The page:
U.S. Securities & Exchange Commission
SEC Seal
Home | Previous Page
U.S. Securities and Exchange Commission


In The Matter of ) Administrative Proceeding
Applications of Enron Corp. for Exemptions
Under the Public Utility Holding Company
Act of 1935 (No. 70 -10190)
File No. 3-11373


Pursuant to Rules 154 and 210 of the Rules of Practice, 17 C.F.R. §§ 201.154 and 201.210, Public Citizen, Inc., ("Public Citizen") hereby respectfully moves the Securities and Exchange Commission ("the Commission") to grant Public Citizen leave to participate on a limited basis in the above-captioned proceeding. Public Citizen is a thirty-three-year-old, non-profit, consumer advocacy group with more than 160,000 members nationwide, including some 4,100 in Oregon. Public Citizen appears before Congress, administrative agencies, and the courts on a wide range of issues. Public Citizen has long supported vigorous enforcement, rather than repeal, of the Public Utility Holding Company Act of 1935 ("PUHCA" or the "Holding Company Act"), a potent and effective statute administered by this Commission that has protected utility investors, consumers and the national economy for nearly 70 years.1 Virtually all of Public Citizen's members are electricity consumers and as such, will be affected by the Commission's administration of PUHCA. In addition, many of Public Citizen's members own utility stocks, either through mutual funds or otherwise, as part of their 401(k) plans or other pension plans, and as such, will be affected by the Commission's administration of PUHCA. For these reasons, it is apparent that this proceeding is a "matter affecting [the] interests" of Public Citizen and its members within the meaning of 17 C.F.R. § 201.210(c). It is useful to recall, as this Commission reported to Congress in 1995, that prior to PUHCA's effectiveness, there were 53 utility holding company bankruptcies and 16 bank loan defaults from 1929 to 1936. However, there has not been a single PUHCA-regulated (registered) electric utility holding company bankruptcy since PUHCA became effective. Because of facts like these, securities law expert Dean Joel Seligman, has written that PUHCA enforcement "historically has been the SEC's single most useful accomplishment."2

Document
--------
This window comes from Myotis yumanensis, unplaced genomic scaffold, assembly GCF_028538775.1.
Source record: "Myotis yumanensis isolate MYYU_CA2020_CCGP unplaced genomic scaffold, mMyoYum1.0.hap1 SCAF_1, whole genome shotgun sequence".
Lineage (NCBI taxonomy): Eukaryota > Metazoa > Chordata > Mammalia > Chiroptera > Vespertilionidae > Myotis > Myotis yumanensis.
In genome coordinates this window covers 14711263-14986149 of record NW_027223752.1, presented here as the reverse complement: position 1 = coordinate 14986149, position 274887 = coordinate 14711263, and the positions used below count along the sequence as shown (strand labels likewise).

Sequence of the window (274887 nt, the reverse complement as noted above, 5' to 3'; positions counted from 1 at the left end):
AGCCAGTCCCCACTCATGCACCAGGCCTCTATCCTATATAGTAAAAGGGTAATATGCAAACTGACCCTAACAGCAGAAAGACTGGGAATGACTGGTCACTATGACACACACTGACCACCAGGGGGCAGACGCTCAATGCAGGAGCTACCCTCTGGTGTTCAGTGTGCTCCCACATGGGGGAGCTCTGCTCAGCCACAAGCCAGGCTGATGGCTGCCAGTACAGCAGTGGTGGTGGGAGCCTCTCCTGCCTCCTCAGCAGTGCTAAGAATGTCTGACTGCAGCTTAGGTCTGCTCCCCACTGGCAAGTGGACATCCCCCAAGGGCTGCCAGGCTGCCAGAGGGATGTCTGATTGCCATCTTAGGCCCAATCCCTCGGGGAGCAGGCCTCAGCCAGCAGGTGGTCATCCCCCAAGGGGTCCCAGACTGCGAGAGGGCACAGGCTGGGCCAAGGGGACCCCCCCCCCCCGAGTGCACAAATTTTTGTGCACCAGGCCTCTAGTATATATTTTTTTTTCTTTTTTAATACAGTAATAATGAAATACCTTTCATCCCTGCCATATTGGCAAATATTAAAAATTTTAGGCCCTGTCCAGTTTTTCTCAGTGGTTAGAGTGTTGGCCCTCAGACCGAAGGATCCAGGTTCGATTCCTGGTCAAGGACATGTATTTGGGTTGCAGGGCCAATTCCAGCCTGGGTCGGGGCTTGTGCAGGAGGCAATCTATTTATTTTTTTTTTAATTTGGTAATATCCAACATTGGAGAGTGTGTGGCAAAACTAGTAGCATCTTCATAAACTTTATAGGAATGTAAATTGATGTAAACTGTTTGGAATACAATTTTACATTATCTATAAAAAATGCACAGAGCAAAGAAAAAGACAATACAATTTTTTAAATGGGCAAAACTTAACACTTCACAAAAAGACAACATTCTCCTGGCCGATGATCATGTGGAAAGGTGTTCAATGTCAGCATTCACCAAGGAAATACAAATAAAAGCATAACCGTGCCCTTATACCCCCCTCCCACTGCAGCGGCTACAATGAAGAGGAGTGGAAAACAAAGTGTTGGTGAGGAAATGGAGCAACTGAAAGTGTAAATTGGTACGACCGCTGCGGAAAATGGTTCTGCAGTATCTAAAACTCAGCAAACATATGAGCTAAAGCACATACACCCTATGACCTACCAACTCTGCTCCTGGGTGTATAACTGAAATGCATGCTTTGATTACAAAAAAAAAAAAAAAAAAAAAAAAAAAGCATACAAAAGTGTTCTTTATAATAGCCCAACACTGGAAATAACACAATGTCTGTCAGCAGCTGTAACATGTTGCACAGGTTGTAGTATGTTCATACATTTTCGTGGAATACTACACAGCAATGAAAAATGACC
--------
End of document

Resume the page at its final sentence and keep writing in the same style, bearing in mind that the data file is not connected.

Public Citizen opposes the most recent (January 4, 2004) application of Enron Corporation ("Enron") for exemption from PUHCA as a holding company, this one filed in this proceeding under section 3(a)(4) of PUHCA. Public Citizen believes Enron does not and cannot qualify for this exemption under the plain terms of the statute.

Statement Opposing Enron's Application

Section 3(a)(4) applies by its terms to a holding company that is temporarily a statutory "holding company" "

solely by reason of the acquisition of securities for purposes of liquidation or distribution in connection with a bona fide debt previously contracted or in connection with a bona fide arrangement for the underwriting or distribution of securities;"
(15 U.S.C. § 79c(a)(4), emphasis supplied).

As the Commission is well aware, Enron did not become a statutory holding company "solely" because it acquired securities as a result of a bankruptcy or debt. Enron became a "holding company" under PUHCA because it acquired the voting securities of a statutory "public utility company," Portland General Electric, on July 2, 1997. The fact that Enron then ran its holding company into bankruptcy does not now qualify it for a section 3(a)(4) exemption, which applies when a company is a statutory holding company "solely" because it has acquired ownership of utility securities through foreclosure or liquidation. Enron's argument that it qualifies for such an exemption because it has declared bankruptcy years after it became a holding company is tantamount to the classic plea of the man who killed his parents claiming that he deserves mercy because he is an orphan. Section 3(a)(4) does not provide the Commission authority to permit such a regulatory travesty.

Enron's application belies its own argument that it qualifies for a section 3(a)(4) exemption. Enron quotes (at pp. 9 and 10 of its application) from the 1995 report to Congress regarding the legislative history of the section 3(a)(4):

"[I]t appears that the exemption was intended to address a narrow set of circumstances in which holding company status was temporary, inadvertent, and unaccompanied by the intent to exercise control...."